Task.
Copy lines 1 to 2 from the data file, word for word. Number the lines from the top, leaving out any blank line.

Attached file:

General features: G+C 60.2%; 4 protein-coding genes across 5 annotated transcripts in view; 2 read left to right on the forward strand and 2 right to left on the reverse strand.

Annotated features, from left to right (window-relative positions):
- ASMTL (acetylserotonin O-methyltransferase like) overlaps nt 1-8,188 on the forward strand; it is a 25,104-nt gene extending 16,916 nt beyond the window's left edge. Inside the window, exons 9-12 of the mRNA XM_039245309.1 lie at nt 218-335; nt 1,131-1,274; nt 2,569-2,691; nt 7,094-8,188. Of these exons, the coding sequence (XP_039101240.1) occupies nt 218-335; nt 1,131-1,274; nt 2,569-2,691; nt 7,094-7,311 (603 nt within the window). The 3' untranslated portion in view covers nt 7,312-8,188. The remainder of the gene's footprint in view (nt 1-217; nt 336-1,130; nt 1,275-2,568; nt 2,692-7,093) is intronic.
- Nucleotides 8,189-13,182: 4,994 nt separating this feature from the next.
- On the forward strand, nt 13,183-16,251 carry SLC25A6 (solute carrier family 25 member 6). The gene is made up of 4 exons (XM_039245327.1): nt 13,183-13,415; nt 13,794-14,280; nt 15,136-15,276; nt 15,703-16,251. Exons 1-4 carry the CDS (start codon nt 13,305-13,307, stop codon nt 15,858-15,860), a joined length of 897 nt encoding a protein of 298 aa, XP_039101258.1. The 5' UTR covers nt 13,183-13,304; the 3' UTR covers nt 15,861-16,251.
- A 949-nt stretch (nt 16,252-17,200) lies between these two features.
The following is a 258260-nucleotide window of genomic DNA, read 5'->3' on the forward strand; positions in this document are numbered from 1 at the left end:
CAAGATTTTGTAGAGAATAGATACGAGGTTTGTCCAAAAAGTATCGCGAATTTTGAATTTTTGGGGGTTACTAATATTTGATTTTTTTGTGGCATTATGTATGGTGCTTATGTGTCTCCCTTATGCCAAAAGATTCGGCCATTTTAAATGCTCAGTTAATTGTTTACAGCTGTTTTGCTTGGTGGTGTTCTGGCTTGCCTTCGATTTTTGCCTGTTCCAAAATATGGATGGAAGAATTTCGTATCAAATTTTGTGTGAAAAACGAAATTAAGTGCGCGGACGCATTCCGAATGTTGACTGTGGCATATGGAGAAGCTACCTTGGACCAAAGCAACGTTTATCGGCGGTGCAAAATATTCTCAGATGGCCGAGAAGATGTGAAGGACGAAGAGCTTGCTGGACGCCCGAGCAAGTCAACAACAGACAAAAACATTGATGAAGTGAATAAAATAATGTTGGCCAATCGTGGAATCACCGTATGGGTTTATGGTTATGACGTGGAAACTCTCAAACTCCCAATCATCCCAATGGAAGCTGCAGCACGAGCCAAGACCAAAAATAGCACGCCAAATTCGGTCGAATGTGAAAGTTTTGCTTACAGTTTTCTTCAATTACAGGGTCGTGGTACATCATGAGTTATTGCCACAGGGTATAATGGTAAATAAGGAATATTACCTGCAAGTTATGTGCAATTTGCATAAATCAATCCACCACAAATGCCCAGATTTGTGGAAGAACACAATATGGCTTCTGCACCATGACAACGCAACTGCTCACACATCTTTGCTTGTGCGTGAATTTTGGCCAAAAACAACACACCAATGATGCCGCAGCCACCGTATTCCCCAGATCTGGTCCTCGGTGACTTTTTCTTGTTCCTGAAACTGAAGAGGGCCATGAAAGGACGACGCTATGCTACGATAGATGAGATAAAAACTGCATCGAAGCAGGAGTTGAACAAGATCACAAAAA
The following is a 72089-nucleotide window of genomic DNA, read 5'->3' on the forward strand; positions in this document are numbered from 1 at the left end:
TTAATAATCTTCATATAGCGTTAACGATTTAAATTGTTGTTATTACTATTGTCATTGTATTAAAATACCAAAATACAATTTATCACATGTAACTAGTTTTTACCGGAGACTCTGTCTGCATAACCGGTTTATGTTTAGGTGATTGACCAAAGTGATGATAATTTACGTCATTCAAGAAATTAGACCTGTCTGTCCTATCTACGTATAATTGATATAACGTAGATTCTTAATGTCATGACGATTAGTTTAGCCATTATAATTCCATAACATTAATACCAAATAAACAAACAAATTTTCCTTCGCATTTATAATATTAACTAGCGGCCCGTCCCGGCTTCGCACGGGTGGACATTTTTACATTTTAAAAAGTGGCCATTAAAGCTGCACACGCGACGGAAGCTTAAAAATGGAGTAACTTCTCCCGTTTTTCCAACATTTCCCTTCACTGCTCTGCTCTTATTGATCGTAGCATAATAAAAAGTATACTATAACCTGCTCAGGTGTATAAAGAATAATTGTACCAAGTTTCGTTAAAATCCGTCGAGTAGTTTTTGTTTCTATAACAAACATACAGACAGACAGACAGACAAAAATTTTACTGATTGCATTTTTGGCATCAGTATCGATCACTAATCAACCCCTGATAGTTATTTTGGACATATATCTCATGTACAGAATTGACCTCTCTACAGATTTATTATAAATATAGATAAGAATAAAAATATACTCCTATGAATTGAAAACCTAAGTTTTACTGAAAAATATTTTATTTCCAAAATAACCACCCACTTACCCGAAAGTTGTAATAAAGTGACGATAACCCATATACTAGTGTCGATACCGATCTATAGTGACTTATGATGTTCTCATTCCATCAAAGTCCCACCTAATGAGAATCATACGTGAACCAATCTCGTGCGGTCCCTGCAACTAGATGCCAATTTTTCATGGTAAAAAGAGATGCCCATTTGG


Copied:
General features: G+C 60.2%; 4 protein-coding genes across 5 annotated transcripts in view; 2 read left to right on the forward strand and 2 right to left on the reverse strand.

Annotated features, from left to right (window-relative positions):